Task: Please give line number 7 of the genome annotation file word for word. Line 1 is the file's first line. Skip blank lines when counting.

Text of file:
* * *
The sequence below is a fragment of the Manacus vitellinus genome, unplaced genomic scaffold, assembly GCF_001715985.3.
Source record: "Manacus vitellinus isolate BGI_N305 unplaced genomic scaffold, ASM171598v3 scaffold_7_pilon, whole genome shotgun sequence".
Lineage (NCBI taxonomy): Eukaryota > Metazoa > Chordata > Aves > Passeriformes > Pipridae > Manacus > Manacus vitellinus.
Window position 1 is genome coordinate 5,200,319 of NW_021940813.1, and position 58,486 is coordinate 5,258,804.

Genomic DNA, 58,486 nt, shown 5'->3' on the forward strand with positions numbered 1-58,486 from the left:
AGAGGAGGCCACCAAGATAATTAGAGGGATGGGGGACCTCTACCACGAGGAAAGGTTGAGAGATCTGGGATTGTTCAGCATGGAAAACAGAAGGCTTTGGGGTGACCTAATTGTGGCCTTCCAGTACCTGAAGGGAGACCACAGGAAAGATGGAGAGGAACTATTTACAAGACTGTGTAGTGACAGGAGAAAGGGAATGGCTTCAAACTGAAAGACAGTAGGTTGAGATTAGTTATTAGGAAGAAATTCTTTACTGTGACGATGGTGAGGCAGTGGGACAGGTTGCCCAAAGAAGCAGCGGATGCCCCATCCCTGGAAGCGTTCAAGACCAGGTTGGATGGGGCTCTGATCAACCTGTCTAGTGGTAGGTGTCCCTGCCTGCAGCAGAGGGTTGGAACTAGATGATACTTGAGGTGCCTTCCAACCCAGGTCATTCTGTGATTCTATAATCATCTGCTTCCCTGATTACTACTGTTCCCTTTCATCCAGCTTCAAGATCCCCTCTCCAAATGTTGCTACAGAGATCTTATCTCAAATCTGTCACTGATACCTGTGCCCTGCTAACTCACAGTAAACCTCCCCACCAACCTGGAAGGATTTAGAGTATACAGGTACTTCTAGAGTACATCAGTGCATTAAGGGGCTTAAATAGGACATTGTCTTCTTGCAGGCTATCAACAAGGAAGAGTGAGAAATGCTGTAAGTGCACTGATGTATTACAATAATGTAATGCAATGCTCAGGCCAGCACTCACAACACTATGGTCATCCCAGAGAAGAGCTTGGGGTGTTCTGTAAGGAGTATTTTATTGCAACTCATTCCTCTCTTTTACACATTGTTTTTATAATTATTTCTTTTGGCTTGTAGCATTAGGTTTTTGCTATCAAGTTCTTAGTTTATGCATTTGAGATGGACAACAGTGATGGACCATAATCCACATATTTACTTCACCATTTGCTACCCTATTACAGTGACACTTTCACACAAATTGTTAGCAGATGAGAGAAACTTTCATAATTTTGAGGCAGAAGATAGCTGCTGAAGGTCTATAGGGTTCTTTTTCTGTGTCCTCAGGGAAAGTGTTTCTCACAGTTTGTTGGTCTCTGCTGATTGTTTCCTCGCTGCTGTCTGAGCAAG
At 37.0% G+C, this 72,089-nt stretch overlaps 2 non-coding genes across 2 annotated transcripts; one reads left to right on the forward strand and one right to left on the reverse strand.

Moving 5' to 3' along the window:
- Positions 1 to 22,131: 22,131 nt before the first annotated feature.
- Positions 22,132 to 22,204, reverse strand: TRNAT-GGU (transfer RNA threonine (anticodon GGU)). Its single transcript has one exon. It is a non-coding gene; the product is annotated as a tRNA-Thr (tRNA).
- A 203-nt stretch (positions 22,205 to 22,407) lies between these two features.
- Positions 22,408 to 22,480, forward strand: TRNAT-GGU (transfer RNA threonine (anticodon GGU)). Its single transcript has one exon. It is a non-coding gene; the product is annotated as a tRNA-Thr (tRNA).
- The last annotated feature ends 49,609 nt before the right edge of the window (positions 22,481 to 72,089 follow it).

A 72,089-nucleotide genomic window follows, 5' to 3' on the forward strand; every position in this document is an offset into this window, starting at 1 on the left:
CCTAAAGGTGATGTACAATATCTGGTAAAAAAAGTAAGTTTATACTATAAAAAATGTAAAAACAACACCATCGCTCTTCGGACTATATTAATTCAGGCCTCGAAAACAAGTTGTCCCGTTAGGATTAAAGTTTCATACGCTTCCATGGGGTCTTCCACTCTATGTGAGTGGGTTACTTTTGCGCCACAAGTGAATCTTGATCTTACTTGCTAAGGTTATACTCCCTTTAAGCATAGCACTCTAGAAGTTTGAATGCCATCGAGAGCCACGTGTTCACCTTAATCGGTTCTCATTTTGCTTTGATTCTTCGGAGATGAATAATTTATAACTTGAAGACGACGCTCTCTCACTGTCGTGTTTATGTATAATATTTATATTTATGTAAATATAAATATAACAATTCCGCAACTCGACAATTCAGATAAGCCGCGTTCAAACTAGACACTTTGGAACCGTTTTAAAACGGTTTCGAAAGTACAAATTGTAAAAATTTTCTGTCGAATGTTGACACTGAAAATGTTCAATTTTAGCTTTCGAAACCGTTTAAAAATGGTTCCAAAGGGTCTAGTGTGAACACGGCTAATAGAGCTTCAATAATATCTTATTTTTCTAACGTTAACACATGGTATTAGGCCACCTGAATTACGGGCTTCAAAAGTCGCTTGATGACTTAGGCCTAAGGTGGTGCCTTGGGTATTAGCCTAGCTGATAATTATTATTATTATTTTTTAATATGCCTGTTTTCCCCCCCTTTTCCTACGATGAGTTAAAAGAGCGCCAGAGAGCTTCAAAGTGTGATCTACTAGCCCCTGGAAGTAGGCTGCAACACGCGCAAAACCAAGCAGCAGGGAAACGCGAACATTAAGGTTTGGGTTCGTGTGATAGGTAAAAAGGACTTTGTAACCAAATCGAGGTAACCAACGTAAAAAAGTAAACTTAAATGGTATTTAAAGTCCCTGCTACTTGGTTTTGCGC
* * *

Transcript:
At 37.0% G+C, this 72,089-nt stretch overlaps 2 non-coding genes across 2 annotated transcripts; one reads left to right on the forward strand and one right to left on the reverse strand.